Under Sink Reverse Osmosis System

  • Thread starter Ddebrazza
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Ddebrazza

Ddebrazza

99
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Alright Fam, I need some help! I am getting ready to start my 2nd Grow and want to install a Reverse Osmosis System under my bathroom sink. I live in Arizona and using the tap water here is out of the question.

Anyone have any experience using these? Any specific systems you would recommend?


I was looking at something like this but I am unsure how changing the filters works, i.e how often I would need to change (how many gals/filter) and price.


Any feedback appreciated. Or is there perhaps another option for usable water that I am missing because, after all, I am still just a dumb ape with just a single grow under my belt.
 
Ponky

Ponky

2,173
263
RO to waste in Arizona is a bit of a waste of water. I would charcoal filter it. Test it's properties and adjust it to suit.
 
Og_punkgenetics

Og_punkgenetics

165
43
Alright Fam, I need some help! I am getting ready to start my 2nd Grow and want to install a Reverse Osmosis System under my bathroom sink. I live in Arizona and using the tap water here is out of the question.

Anyone have any experience using these? Any specific systems you would recommend?


I was looking at something like this but I am unsure how changing the filters works, i.e how often I would need to change (how many gals/filter) and price.


Any feedback appreciated. Or is there perhaps another option for usable water that I am missing because, after all, I am still just a dumb ape with just a single grow under my belt.
If you're just growing a few plants, household Ro systems work, The frequency on how often you need to change the filters and membranes depends largely on how many dissolved solids are in the water. If you have a ppm meter, you can check it yourself right out of the tap. When they start to get close to needing to be changed, the water flow rate will slow down, and it's pretty obvious when it happens. The household models have low gallons per day but that will be in the description. If you need something a little bit bigger, the Hydro Logic 1000 is a good option if you're growing more than just a few plants.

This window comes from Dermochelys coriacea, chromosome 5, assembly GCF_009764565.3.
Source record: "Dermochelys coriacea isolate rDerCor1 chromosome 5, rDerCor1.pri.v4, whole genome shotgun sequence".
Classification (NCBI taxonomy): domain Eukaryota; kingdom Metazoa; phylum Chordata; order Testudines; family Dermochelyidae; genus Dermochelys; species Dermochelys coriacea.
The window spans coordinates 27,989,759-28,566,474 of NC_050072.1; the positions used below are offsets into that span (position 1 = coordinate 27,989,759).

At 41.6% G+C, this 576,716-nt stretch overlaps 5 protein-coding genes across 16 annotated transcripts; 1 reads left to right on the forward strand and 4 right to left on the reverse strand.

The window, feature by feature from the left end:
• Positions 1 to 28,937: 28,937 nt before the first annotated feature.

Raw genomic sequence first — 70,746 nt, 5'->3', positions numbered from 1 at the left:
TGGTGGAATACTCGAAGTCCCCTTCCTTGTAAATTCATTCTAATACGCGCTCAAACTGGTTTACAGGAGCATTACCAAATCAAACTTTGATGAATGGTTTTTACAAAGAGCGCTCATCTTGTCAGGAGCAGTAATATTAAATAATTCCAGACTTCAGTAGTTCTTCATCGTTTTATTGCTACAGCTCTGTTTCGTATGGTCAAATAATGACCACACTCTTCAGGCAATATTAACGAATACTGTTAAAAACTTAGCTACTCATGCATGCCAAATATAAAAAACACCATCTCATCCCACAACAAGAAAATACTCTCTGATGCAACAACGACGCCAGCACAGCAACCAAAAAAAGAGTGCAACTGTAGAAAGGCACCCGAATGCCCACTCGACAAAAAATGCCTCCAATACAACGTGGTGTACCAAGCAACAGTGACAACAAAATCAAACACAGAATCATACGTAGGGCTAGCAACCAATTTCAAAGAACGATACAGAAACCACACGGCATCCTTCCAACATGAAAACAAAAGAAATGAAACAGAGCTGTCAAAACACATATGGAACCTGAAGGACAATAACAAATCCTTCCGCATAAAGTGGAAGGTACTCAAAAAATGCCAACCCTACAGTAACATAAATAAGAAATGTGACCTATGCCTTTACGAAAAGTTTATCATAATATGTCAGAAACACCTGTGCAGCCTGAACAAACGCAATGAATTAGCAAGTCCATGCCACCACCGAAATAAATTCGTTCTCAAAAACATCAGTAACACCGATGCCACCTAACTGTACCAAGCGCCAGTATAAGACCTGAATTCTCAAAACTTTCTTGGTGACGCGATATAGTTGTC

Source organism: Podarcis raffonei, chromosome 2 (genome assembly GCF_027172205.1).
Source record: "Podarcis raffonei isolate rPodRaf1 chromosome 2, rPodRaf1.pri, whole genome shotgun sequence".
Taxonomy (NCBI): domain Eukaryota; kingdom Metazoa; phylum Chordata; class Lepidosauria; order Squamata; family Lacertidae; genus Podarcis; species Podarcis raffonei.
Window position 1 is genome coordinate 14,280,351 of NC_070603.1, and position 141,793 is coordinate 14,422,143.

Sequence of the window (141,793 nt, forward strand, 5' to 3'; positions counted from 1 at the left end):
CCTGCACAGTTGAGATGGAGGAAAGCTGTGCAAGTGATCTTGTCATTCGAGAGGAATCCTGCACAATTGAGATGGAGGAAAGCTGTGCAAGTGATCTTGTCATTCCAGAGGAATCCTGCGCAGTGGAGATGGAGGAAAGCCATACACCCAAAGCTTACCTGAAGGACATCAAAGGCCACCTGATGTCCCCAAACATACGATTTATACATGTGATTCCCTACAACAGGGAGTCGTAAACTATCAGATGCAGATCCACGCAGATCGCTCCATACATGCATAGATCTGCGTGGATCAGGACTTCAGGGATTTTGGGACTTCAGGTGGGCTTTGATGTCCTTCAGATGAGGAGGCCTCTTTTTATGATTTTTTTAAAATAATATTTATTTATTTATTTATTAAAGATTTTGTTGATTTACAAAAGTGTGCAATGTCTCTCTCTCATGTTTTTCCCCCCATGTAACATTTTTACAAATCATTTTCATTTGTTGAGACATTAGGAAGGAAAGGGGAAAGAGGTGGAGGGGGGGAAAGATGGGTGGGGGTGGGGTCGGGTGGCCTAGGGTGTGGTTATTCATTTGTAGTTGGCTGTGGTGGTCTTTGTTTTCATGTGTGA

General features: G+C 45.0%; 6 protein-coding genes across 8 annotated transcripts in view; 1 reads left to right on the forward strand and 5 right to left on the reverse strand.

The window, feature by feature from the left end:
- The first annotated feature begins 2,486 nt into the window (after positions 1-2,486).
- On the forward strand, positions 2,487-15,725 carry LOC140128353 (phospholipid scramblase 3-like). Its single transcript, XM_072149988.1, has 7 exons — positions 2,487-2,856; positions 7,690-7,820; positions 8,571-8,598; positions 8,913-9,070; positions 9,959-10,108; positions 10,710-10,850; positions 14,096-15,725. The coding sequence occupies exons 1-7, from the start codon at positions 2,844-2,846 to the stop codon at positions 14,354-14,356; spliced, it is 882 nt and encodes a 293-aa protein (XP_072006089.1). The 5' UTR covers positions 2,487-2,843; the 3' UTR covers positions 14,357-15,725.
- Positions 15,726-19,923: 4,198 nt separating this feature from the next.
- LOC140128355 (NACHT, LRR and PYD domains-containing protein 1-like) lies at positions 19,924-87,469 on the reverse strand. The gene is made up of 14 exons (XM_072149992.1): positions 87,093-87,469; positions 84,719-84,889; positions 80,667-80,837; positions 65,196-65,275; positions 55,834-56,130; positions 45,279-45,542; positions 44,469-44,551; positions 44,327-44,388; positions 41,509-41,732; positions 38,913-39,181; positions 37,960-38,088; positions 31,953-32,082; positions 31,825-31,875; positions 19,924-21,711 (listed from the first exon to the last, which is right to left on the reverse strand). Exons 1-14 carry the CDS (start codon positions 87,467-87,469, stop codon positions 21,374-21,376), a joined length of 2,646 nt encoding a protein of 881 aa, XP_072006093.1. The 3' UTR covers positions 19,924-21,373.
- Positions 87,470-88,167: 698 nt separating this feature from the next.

Ddebrazza

Ddebrazza

99
18
If you're just growing a few plants, household Ro systems work, The frequency on how often you need to change the filters and membranes depends largely on how many dissolved solids are in the water. If you have a ppm meter, you can check it yourself right out of the tap. When they start to get close to needing to be changed, the water flow rate will slow down, and it's pretty obvious when it happens. The household models have low gallons per day but that will be in the description. If you need something a little bit bigger, the Hydro Logic 1000 is a good option if you're growing more than just a few plants.

I do have a PPM pen, but I already know Arizona has some of the worst water in the country.

I do not plan on going above 12 plants, which is my legal limit. I am just hoping the cost of replacing the filters and/or membrane doesnt turn into being a money pit. I would really like to stay under 200$.

The goal is to save money in the long-run vs. hauling multiple 5-gal drums of water into my place every day or two. And convenience.
 
smellis77

smellis77

1
1
Check out the HydroLogic micro 75. Its $100, its NOT FAST, the 75 is 75 gallon a day.... if you have good water pressure. It's designed for hydro, and the filter replacement cost is like $80/yr

I use it, and it gets my water down from 400ppm to 3ppm. Be warned, RO water required more pH adjustments.
 
jguit

jguit

Supporter
224
63
I have the Hyrdrologic Stealth RO 150 and have been happy with it. It's slow but i always have a few 5 gallon containers filled up in advance. 5 gallons takes around 40 minutes or so to filter.

Be warned, RO water required more pH adjustments.

Mix a little of your tap water back into the RO water. I do this instead of using pH up and it works great and pH is stable.
 
Galvatron

Galvatron

122
43
I was looking at something like this but I am unsure how changing the filters works, i.e how often I would need to change (how many gals/filter) and price.
The system in your link look nice and compact but you will be stuck with their proprietary filters.
Something like the following uses more convention filters that are way less expensive, especially if you get replacement filter elements in bulk.
The parts are inexpensive and readily available.
Also, the "waste" water doesn't, shouldn't go down the drain, use it for outdoor watering.
Additionally, RO water has no alkalinity buffer. (calcium carbonate)
You can top dress a little Calpril. (available at nurseries) This will help prevent soil pH from dropping, which can happen when using RO water.
 
Ddebrazza

Ddebrazza

99
18
Thank you for the info. I was wondering about the filters and how "universal," they were.

I had no idea they produced waste at all. Looks like I have some research to do.
 

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